Knotty Pine Installation - Woodworking Talk - Woodworkers Forum
 
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post #1 of 9 Old 11-19-2012, 10:29 AM Thread Starter
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Knotty Pine Installation

I am installing 6" t&g knotty pine on a cathedral ceiling. The board ends do not have the t&g on them....they are just butt joints. Do the joints need to land on a truss, or since the joint is captured by the t&g from the boards above and below, can the joint end up between the trusses?
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post #2 of 9 Old 11-19-2012, 10:43 AM
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Quote:
Originally Posted by Tackle Anything
I am installing 6" t&g knotty pine on a cathedral ceiling. The board ends do not have the t&g on them....they are just butt joints. Do the joints need to land on a truss, or since the joint is captured by the t&g from the boards above and below, can the joint end up between the trusses?
You can get a set of router bits to cut your own t&g's on the ends. It's always better to end up with your butt ends on a nailer of some kind. It creates more waste but usually not that much. How thick is your t&g ? If its at least 3/4" with the 6" width it would be pretty stable.
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post #3 of 9 Old 11-19-2012, 11:00 AM Thread Starter
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The t&G is 3/4".

I guess I could even put a scrap board behind the joint for added support.
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post #4 of 9 Old 11-19-2012, 06:08 PM
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I believe I would just use biscuits on the ends of the boards. Unless one of the boards cups you would never have a problem. I've seen a lot of knotty paneling put together with just butt joints and nothing but air behind it.
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post #5 of 9 Old 11-19-2012, 07:20 PM
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I agree with Steve on the biscuits. Or getting a router bit to do the tongue and groove.
Or just miter the ends.

When it's rustic......it's rustic
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post #6 of 9 Old 11-20-2012, 12:31 AM
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At least end it on a joist that you can nail into.

Check out some of my custom stairs
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post #7 of 9 Old 11-20-2012, 04:24 AM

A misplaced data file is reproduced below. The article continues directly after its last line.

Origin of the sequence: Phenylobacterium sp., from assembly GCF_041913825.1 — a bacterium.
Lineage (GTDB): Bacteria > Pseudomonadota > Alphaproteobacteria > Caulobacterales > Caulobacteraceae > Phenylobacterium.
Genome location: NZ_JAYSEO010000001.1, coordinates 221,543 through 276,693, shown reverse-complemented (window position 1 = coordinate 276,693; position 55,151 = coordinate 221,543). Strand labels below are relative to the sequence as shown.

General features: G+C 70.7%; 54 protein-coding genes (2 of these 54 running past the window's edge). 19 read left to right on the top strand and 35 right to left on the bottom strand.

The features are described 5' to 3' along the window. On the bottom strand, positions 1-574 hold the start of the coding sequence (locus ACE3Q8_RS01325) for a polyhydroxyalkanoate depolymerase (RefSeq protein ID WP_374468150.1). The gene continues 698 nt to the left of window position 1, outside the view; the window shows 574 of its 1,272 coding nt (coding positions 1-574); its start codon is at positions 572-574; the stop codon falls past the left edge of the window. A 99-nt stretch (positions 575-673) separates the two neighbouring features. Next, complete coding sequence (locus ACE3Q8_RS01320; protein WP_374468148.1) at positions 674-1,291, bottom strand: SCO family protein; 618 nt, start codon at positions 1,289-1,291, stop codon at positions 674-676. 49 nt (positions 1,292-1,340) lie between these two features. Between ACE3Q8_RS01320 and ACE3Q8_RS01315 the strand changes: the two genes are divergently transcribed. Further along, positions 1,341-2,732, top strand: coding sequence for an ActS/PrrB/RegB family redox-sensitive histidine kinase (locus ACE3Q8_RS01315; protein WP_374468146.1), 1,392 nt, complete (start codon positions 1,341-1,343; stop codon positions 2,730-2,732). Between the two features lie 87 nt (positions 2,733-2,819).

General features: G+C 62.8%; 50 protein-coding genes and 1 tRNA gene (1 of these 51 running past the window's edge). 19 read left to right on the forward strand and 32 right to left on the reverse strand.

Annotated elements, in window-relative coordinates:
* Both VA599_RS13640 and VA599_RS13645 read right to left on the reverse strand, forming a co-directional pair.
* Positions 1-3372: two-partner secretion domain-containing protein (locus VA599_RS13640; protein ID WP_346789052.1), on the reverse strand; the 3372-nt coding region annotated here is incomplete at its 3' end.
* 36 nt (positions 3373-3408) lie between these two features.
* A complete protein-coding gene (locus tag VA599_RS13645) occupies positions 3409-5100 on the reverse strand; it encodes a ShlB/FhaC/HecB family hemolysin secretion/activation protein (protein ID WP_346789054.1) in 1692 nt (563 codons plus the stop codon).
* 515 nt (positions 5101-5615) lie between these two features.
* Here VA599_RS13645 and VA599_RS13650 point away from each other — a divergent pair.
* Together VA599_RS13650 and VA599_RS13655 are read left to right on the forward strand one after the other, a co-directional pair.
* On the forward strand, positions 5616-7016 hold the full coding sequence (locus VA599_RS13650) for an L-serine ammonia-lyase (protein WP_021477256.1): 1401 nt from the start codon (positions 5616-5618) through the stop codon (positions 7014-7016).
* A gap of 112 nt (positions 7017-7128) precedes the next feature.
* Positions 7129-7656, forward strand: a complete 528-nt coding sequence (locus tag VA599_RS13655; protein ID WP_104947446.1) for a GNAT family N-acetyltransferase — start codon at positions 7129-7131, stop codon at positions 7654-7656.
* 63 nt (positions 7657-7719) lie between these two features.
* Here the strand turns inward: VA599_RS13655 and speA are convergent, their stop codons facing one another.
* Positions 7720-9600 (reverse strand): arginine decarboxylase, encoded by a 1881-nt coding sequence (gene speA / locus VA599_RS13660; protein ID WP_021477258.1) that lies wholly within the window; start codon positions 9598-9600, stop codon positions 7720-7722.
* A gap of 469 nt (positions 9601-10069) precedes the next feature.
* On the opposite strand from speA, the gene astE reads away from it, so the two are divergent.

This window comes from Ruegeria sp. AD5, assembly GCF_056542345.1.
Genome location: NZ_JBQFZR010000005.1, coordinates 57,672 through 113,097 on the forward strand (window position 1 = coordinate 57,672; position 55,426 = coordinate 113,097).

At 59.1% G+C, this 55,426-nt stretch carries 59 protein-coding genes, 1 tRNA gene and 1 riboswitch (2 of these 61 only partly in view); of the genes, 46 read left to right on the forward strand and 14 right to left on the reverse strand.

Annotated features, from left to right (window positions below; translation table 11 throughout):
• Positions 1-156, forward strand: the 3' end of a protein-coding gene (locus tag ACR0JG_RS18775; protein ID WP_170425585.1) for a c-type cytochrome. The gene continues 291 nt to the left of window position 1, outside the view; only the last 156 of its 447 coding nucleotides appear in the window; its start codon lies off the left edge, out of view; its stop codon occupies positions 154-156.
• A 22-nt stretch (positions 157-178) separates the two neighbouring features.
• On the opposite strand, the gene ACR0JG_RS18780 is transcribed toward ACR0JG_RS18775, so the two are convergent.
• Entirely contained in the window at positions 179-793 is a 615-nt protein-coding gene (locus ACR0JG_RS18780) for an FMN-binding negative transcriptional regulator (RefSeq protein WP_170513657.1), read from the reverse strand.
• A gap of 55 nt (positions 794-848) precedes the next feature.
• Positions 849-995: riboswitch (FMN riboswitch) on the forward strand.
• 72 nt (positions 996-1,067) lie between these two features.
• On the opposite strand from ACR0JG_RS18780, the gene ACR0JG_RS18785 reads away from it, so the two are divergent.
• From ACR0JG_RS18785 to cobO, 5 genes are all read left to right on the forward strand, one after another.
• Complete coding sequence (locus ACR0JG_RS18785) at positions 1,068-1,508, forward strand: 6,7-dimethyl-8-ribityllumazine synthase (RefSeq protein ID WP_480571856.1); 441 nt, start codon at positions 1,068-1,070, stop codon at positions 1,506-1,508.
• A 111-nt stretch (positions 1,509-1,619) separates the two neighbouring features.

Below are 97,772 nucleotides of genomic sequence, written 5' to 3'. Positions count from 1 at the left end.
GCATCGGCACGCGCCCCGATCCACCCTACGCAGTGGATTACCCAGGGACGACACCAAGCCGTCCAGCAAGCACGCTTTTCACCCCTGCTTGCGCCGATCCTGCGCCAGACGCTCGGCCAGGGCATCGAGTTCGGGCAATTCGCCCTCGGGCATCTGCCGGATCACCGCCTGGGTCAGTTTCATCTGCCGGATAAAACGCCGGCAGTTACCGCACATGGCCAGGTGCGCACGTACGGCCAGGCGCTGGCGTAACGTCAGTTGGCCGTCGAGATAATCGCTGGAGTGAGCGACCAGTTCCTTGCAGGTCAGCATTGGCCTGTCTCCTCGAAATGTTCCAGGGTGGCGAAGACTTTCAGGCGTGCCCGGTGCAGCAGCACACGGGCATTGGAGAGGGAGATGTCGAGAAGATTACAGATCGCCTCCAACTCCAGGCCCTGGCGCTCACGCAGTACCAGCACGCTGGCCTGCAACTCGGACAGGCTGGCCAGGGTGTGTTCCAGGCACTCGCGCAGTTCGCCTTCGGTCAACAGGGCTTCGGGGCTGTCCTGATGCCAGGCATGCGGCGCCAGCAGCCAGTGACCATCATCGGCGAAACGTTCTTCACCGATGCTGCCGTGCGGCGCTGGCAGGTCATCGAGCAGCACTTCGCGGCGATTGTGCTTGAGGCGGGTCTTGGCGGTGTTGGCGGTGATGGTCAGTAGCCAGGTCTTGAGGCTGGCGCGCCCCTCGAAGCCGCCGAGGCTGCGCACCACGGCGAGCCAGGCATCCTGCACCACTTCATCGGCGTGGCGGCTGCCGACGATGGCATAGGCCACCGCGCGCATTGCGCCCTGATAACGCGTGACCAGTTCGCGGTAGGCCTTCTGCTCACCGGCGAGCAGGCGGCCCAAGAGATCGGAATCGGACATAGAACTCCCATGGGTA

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Quote:
Originally Posted by Tackle Anything View Post
I am installing 6" t&g knotty pine on a cathedral ceiling. The board ends do not have the t&g on them....they are just butt joints. Do the joints need to land on a truss, or since the joint is captured by the t&g from the boards above and below, can the joint end up between the trusses?
Is there a ceiling other than the joists? If there is, you can just shoot a brad nail or two. If there isn't, always landing on a joist will give a line of attachment (seam wise) on the overall look. Butt type joints for random lengths should be random.

I have used a slot cutter and had splines ready to go. Since the long edges are captive, the ends will likely not get that outta whack. T&G'ing the ends may have a good look, but whether it's a more finished look is questionable as it can draw attention to the board ends.






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post #8 of 9 Old 11-20-2012, 07:36 AM Thread Starter
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Thanks everyone. I think I'll stick with the old tried and true method of landing on a rafter. It is a little more waste, but I'll never have any question that it was done right.
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post #9 of 9 Old 12-08-2012, 06:24 PM
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I like using a scarf joint on my ends, gluing them and landing them on a joist. Just my preference but if you take care and select matching grains, the effect approaches seamlessness. I did a patio ceiling using this method, did minimal sanding of the joints then shot the whole thing with poly. One thing you have to watch out for is varying widths of your t & g. There can be up to 1/4" variation in widths so presize mating boards before cutting and setting.

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